Clinton’s Southern sweep gives her commanding lead; Sanders vows to continue
Hillary Clinton emerged from Super Tuesday having regained the mantle of prohibitive front-runner, decisively winning the biggest and most important states in an election that confirmed her overwhelming support from minority voters and left her rival with no clear opening to catch her.
Clinton appeared likely to rack up twice as many delegates from Tuesday’s contests as Sen. Bernie Sanders of Vermont, as she swept through the South with crushing victories in delegate-rich states including Georgia, Virginia and Texas. She also won a narrow victory in Massachusetts.
Along the way, she won more than 8 in 10 African American voters taking part in Democratic primaries, as well as two-thirds of Democratic Latino voters in Texas and a majority of white voters in at least six of the 11 states holding Democratic nominating contests.
Her double-digit margins of victory in state after state, including Tennessee, Alabama and her former home state of Arkansas, moved the race into a new phase in which she can focus on attacking Republican front-runner Donald Trump rather than tangling with Sanders, the 74-year-old democratic socialist whose earnest campaign has embarrassed her political machine at several turns.
As expected, Sanders won his home state of Vermont. He also prevailed in Oklahoma and in caucuses in Colorado and Minnesota, according to early returns and exit polls.
Sanders vowed to keep fighting all the way to the Democratic convention this summer in Philadelphia.
Clinton, however, largely ignored Sanders as she spoke to supporters in Miami, where early voting already has begun ahead of Florida’s March 15 primary. Instead, she aimed her verbal barbs at Trump.
“The stakes of this election have never been higher. The rhetoric we’re hearing on the other side has never been lower,” she said. “Trying to divide America between us and them is wrong and we are not going to let it work. Whether we like it or not, we are all in this together.”
The speech reflected the impact Sanders has had on the race, even as Clinton starts to build a lead over him that is looking increasingly insurmountable. When she remarked on the greed of some of the wealthiest corporations and individuals, the need to nominate an unabashed progressive to the Supreme Court, or the urgency of global warming, it was as if she were channeling the Vermonter, who has continued to outperform Clinton with some groups of voters, particularly those younger than 30.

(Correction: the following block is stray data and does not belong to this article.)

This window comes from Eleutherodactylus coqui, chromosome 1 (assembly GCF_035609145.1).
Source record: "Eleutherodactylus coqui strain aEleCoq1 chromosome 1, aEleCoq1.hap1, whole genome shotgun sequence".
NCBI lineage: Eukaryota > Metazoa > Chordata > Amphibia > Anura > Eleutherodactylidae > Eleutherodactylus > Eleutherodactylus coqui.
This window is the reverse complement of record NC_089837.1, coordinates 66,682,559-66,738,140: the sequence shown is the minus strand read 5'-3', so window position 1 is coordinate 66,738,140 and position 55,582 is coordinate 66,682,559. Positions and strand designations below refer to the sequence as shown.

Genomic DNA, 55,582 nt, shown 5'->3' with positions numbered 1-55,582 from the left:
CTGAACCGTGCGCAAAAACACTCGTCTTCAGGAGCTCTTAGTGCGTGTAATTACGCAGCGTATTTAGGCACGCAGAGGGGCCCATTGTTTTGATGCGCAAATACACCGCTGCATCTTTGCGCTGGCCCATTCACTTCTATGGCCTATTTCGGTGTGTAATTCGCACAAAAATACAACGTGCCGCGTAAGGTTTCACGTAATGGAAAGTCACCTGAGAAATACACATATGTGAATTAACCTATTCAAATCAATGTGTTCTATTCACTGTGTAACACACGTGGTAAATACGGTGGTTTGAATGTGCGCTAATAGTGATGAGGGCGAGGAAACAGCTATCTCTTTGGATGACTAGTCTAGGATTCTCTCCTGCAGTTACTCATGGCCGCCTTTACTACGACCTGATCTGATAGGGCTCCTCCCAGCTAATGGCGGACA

Clinton also focused her remarks heavily on the rights of immigrants and on racial injustice, particularly as she sees it playing out in the polluted drinking water coming out of taps in homes of the largely African American community of Flint, Mich. Her speech reflected the identity politics she has mastered over decades of working with minority communities. Sanders has struggled to make such connections despite his early activism in the civil rights movement.
But Sanders, speaking to supporters in Vermont, said he was not going anywhere. He noted that even after Tuesday night, 35 states had yet to vote.
“Let me assure you that we are going to take our fight for economic justice, for social justice, for environmental sanity, for a world of peace to every one of those states,” he said.
“This campaign is not just about electing a president,” Sanders said. “It is about transforming America. It is about making America the great nation that we know it has the potential to be.”
Despite a determined effort, Sanders has been unable to expand his support much beyond the white, liberal voters who began flocking to him last fall. In a Democratic contest, that’s an unsustainable position. More than 40% of the Democratic turnout Tuesday was projected to be nonwhite voters.
“You can’t win the nomination writing off the most diverse states,” said Brian Fallon, Clinton’s press secretary. “That’s the lesson from tonight.”
Democrats who voted Tuesday also were not looking for an outsider, according to exit polling. While Sanders has relentlessly and derisively tagged Clinton as an “establishment” politician, more than 8 in 10 voters said they preferred a candidate with deep experience over an outsider.
Houston lawyer Keith Hampton, 61, voted for Clinton on Tuesday, as did his 25-year-old daughter in Dallas. He said his 30-year-old son, a chef, backed Bernie Sanders.
“He says he’s going to get better benefits, raise the minimum age and address student loans,” Hampton said as he stood outside his polling place at a church in the heart of Houston’s liberal Montrose neighborhood near two Sanders signs.
But Hampton’s reasoning was simple: “Hillary can win. I don’t think Bernie can.”
Jimmy Grossman, 39, works in corporate sales and said he, too, voted for Clinton.
“I don’t believe much of what Bernie says,” said Grossman, who has always liked the Clintons. He listened to an interview with Sanders recently and thought, “How are they going to accomplish this? It’s funny young people are so influenced by this.”
“We need a woman,” Grossman added.
Even without counting her support from super-delegates — Democratic Party leaders and elected officials who can vote at the convention for whichever candidate they want — Clinton has pulled so far ahead of Sanders that he would have to win more than 60% of the delegates still up for grabs to get the nomination. Because the Democrats award delegates proportionately to each candidate’s vote, Sanders would need huge victories in most of the remaining states to achieve that.
Once a candidate falls behind, catching up is extremely hard, because even in a landslide both candidates receive delegates. Clinton learned that lesson eight years ago when she was the trailing candidate, trying unsuccessfully to catch then-Sen. Barack Obama. Now, she seems likely to be on the winning side of the equation.